The applicable dollar amount under § 219(g)(3)(B)(i) for determining the deductible amount of an IRA contribution for taxpayers who are active participants filing a joint return or as a qualifying widow(er) is increased from $103,000 to $104,000. The applicable dollar amount under § 219(g)(3)(B)(ii) for all other taxpayers who are active participants (other than married taxpayers filing separate returns) is increased from $64,000 to $65,000. If an individual or the individual’s spouse is an active participant, the applicable dollar amount under § 219(g)(3)(B)(iii) for a married individual filing a separate return is not subject to an annual cost-of-living adjustment and remains $0. The applicable dollar amount under § 219(g)(7)(A) for a taxpayer who is not an active participant but whose spouse is an active participant is increased from $193,000 to $196,000.

Accordingly, under § 219(g)(2)(A), the deduction for taxpayers making contributions to a traditional IRA is phased out for single individuals and heads of household who are active participants in a qualified plan (or another retirement plan specified in § 219(g)(5)) and have adjusted gross incomes (as defined in § 219(g)(3)(A)) between $65,000 and $75,000, increased from between $64,000 and $74,000. For married couples filing jointly, if the spouse who makes the IRA contribution is an active participant, the income phase-out range is between $104,000 and $124,000, increased from between $103,000 and $123,000. For an IRA contributor who is not an active participant and is married to someone who is an active participant, the deduction is phased out if the couple’s income is between $196,000 and $206,000, increased from between $193,000 and $203,000. For a married individual filing a separate return who is an active participant, the phase-out range is not subject to an annual cost-of-living adjustment and remains $0 to $10,000.

The adjusted gross income limitation under § 408A(c)(3)(B)(ii)(I) for determining the maximum Roth IRA contribution for married taxpayers filing a joint return or for taxpayers filing as a qualifying widow(er) is increased from $193,000 to $196,000. The adjusted gross income limitation under § 408A(c)(3)(B)(ii)(II) for all other taxpayers (other than married taxpayers filing separate returns) is increased from $122,000 to $124,000. The applicable dollar amount under § 408A(c)(3)(B)(ii)(III) for a married individual filing a separate return is not subject to an annual cost-of-living adjustment and remains $0.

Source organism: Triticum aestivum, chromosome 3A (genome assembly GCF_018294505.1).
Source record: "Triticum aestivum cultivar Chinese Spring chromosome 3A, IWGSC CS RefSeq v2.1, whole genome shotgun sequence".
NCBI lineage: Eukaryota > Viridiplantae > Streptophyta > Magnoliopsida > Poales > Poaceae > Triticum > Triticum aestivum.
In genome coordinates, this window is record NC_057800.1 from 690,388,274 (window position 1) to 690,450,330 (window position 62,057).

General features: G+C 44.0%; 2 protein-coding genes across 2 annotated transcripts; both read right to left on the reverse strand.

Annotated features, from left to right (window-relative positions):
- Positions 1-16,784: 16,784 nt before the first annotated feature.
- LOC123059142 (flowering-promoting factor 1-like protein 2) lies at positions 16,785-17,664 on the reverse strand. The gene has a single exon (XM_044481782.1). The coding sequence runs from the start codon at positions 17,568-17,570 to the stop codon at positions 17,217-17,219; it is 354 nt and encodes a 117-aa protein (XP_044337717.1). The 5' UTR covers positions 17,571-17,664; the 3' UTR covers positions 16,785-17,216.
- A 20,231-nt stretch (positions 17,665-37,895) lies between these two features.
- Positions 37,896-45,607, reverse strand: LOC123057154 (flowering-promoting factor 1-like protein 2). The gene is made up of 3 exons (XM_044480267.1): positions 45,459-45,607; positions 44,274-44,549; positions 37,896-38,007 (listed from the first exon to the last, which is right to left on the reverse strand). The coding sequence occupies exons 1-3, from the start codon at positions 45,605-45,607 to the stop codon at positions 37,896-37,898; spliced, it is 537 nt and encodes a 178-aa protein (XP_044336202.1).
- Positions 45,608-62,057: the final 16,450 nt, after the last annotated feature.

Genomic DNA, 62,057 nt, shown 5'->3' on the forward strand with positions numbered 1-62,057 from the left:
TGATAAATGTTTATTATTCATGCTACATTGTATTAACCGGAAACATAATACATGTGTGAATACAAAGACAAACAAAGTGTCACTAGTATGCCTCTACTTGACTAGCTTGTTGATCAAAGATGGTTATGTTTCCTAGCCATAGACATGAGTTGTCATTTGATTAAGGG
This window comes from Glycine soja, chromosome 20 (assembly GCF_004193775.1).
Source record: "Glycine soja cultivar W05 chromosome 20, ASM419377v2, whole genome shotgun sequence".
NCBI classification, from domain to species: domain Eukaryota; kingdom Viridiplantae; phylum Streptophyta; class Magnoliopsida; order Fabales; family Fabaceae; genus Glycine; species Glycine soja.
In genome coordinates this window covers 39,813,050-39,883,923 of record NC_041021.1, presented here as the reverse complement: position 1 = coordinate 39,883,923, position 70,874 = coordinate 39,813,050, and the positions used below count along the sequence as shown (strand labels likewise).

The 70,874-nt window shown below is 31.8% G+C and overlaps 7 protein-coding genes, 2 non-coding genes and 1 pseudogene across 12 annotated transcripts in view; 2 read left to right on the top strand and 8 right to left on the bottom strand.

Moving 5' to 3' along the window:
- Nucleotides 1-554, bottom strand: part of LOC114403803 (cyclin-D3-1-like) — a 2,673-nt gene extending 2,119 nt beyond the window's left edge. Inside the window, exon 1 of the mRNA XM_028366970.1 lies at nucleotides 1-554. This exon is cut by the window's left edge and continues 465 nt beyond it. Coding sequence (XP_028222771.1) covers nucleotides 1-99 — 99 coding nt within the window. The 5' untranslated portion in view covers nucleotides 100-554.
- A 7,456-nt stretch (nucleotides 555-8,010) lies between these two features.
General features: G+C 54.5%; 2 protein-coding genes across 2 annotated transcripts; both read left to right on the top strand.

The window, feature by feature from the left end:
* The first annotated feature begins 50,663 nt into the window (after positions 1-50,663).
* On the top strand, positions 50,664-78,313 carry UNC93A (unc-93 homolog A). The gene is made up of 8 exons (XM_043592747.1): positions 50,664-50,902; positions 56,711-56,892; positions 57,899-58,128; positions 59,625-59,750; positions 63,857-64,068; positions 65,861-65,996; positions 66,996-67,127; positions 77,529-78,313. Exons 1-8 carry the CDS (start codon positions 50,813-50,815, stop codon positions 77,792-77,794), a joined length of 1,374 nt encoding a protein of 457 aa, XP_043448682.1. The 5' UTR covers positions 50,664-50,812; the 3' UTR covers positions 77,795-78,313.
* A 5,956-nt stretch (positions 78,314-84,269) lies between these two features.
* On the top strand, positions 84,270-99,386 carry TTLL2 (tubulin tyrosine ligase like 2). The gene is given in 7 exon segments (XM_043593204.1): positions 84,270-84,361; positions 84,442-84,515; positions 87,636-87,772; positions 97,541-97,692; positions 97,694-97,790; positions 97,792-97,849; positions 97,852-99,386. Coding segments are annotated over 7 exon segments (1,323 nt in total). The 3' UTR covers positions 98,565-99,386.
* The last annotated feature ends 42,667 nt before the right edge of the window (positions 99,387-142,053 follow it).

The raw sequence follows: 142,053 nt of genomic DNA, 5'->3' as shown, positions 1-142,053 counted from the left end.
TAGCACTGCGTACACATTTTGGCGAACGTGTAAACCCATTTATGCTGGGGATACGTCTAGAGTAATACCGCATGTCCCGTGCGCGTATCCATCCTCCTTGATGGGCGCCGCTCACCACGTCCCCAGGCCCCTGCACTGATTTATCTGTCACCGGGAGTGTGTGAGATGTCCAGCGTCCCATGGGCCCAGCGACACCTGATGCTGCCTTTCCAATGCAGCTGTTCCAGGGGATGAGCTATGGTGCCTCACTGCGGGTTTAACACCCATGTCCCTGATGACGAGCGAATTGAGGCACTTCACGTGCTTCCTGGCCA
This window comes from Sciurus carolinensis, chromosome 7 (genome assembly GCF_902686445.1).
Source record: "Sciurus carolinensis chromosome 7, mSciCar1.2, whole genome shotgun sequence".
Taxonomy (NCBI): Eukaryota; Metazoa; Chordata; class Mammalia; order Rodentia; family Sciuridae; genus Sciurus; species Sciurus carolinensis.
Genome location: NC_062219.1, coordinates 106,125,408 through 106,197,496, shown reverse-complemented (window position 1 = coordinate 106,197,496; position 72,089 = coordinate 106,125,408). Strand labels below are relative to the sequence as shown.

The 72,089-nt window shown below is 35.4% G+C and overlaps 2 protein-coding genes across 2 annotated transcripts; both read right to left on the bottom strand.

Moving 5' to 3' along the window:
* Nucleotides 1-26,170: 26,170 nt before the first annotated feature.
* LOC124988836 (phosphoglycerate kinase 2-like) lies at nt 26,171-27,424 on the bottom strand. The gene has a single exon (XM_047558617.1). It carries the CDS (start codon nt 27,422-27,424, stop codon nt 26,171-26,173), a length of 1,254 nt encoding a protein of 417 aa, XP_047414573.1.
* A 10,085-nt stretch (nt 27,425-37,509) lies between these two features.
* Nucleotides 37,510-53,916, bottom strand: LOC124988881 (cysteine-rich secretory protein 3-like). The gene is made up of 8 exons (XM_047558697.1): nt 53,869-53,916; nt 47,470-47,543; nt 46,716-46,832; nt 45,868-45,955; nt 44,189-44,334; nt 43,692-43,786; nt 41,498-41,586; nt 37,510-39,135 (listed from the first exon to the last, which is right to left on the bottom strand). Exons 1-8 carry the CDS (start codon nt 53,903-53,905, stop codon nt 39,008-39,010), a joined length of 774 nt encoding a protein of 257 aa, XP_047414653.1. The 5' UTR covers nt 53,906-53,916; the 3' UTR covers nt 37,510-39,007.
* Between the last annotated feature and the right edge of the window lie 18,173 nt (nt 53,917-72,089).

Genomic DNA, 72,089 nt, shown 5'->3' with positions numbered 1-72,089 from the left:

Accordingly, under § 408A(c)(3)(A), the adjusted gross income phase-out range for taxpayers making contributions to a Roth IRA is $196,000 to $206,000 for married couples filing jointly, increased from $193,000 to $203,000. For singles and heads of household, the income phase-out range is $124,000 to $139,000, increased from $122,000 to $137,000. For a married individual filing a separate return, the phase-out range is not subject to an annual cost-of-living adjustment and remains $0 to $10,000.

Drafting Information

The principal author of this notice is Tom Morgan of the Office of the Associate Chief Counsel (Employee Benefits, Exempt Organizations, and Employment Taxes). However, other personnel from the IRS participated in the development of this guidance. For further information regarding this notice, contact Mr. Morgan at 202-317-6700 or John Heil at 443-853-5519 (not toll-free calls).

1 Notice 2017-64, 2017-45 I.R.B. 486, raised this limit from $125,000 to $130,000 although § 1.401(a)(9)-6, A-17(d)(2) provides for increases of the $125,000 limitation only in multiples of $10,000. Notice 2018-83, 2018-47 I.R.B. 774, indicated that this limit would remain at $130,000 until it would be adjusted to $135,000 pursuant to § 1.401(a)(9)-6, A-17(d)(2), and would be adjusted only in increments of $10,000 after that adjustment. Accordingly, future adjustments to this limit (which has been raised to $135,000 for 2020) will be made in increments of $10,000.

This material has been prepared for informational purposes only, and is not intended to provide, and should not be relied on for, accounting, legal or tax advice. Any tax advice contained herein is of a general nature. You should seek specific advice from your tax professional before pursuing any idea contemplated herein.

Securities offered through Lion Street Financial, LLC (LSF) and Valmark Securities, Inc. (VSI), each a member of FINRA and SIPC. Investment advisory services offered through CapAcuity, LLC; Lion Street Advisors, LLC (LSF) and Valmark Advisers, Inc. (VAI), each an SEC registered investment advisor. Please refer to your investment advisory agreement and the Form ADV disclosures provided to you for more information. VAI/VSI, LSF and BDO Alliance USA are non-affiliated entities and separate entities from Fulcrum Partners and CapAcuity, LLC.